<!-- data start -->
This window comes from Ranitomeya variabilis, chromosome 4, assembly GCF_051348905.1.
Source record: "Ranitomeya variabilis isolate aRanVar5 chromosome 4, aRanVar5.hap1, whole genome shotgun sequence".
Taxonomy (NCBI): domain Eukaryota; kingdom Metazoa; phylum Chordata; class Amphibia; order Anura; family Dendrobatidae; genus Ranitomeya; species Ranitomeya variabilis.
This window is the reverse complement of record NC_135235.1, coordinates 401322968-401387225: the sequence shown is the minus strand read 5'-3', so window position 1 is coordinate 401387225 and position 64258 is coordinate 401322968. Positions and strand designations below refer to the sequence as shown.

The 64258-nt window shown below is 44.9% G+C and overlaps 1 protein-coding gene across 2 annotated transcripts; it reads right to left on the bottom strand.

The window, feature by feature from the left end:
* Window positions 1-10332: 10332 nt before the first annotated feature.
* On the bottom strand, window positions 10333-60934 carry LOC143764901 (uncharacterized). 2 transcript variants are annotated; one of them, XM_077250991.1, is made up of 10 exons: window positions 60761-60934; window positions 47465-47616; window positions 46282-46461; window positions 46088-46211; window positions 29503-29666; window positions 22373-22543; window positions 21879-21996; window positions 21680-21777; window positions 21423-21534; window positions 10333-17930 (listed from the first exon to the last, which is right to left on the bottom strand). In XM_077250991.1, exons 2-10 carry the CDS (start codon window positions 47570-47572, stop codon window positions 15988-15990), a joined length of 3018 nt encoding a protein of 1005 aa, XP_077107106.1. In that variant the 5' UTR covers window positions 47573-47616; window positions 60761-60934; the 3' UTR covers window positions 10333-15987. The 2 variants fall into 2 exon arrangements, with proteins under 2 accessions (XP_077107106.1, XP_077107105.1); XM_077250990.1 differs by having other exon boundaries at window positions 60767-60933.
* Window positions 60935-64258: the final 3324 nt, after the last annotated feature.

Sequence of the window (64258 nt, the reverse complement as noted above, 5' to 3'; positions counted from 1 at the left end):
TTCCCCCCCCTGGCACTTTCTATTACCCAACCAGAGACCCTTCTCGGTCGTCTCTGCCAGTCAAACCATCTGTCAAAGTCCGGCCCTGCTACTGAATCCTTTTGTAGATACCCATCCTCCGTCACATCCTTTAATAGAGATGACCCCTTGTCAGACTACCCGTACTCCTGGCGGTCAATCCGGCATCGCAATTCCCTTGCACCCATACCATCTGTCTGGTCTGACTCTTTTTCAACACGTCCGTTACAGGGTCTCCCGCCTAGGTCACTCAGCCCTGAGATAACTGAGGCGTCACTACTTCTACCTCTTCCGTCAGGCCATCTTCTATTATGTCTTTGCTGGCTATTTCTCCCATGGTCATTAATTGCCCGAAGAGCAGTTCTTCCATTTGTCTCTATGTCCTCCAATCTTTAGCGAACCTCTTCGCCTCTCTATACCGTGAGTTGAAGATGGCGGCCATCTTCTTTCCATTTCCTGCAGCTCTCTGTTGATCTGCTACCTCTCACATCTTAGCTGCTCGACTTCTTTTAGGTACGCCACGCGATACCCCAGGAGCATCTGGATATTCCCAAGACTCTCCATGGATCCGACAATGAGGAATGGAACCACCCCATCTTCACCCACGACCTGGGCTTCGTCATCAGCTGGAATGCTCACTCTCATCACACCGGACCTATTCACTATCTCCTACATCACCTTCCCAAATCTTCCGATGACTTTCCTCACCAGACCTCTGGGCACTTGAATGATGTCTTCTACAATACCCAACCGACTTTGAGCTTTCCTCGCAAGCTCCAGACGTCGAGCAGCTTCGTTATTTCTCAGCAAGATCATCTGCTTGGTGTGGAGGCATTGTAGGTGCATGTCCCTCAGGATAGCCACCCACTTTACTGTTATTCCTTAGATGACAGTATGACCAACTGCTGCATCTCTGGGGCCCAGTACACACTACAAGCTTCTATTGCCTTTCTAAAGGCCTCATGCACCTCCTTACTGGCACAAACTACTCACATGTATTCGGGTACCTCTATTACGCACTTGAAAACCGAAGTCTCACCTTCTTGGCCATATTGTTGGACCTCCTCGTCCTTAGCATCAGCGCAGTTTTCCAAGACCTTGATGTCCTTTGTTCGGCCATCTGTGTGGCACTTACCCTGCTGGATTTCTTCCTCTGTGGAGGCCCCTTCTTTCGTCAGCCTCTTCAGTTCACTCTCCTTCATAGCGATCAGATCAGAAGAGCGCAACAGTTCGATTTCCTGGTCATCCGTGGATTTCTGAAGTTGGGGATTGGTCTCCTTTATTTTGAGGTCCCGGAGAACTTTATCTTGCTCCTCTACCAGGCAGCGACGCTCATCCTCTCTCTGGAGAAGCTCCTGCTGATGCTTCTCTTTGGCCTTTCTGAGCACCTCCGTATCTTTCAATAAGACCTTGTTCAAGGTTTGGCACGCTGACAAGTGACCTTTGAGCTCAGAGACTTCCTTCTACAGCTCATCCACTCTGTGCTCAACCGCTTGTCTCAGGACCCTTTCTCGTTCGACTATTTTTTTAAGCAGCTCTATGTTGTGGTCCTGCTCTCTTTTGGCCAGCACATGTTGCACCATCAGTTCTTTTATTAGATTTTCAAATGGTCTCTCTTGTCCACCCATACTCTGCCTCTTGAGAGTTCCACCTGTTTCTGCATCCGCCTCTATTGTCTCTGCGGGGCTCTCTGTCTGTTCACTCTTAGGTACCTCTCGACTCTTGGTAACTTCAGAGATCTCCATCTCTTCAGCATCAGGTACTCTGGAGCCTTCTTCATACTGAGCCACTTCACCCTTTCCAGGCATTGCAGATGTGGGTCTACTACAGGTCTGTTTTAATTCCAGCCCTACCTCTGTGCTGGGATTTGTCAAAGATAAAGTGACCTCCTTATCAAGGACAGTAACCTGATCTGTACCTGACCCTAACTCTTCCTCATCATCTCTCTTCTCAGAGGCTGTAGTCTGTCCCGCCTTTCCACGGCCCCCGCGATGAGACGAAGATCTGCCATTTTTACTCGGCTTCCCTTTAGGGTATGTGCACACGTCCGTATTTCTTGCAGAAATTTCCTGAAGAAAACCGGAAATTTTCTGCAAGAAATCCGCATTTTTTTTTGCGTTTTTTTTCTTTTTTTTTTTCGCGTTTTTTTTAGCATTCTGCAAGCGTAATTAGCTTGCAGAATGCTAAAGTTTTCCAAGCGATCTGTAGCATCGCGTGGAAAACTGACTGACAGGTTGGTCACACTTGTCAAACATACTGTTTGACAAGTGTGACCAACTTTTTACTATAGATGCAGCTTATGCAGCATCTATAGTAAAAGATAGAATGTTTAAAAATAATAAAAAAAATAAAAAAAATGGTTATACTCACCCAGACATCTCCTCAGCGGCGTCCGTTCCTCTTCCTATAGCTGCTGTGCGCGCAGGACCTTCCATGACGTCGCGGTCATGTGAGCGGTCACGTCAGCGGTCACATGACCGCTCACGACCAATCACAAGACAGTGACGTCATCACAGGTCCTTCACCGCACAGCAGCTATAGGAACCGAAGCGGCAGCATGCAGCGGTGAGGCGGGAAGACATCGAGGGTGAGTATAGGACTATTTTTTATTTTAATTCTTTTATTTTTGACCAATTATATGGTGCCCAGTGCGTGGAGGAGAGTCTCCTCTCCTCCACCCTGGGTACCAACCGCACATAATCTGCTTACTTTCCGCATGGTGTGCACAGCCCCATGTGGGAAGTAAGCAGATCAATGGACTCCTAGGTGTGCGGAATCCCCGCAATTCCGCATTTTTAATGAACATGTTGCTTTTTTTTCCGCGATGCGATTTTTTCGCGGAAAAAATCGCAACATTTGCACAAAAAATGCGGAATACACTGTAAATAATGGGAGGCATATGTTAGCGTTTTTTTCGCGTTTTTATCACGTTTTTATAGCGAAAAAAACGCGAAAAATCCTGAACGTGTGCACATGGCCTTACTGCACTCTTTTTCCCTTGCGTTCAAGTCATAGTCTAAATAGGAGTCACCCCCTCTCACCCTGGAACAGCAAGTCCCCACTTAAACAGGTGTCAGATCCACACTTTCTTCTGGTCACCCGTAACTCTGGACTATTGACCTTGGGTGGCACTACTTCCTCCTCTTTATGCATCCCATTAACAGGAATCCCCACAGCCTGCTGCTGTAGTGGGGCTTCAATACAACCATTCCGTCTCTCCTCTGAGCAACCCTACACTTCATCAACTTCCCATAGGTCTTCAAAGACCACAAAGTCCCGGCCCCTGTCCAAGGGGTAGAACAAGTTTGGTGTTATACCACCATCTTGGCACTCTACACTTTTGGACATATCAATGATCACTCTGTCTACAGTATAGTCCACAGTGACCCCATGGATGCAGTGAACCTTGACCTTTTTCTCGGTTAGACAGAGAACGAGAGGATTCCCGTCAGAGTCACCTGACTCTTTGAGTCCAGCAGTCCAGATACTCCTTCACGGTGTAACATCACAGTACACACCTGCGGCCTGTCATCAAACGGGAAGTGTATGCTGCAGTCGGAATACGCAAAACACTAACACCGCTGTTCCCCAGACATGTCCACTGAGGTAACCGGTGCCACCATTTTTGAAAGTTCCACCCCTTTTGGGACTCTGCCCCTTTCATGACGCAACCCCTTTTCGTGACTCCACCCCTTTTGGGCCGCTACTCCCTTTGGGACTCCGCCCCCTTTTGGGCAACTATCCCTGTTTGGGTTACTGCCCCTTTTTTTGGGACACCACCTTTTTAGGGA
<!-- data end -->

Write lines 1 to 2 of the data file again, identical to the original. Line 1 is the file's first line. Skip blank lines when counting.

This window comes from Ranitomeya variabilis, chromosome 4, assembly GCF_051348905.1.
Source record: "Ranitomeya variabilis isolate aRanVar5 chromosome 4, aRanVar5.hap1, whole genome shotgun sequence".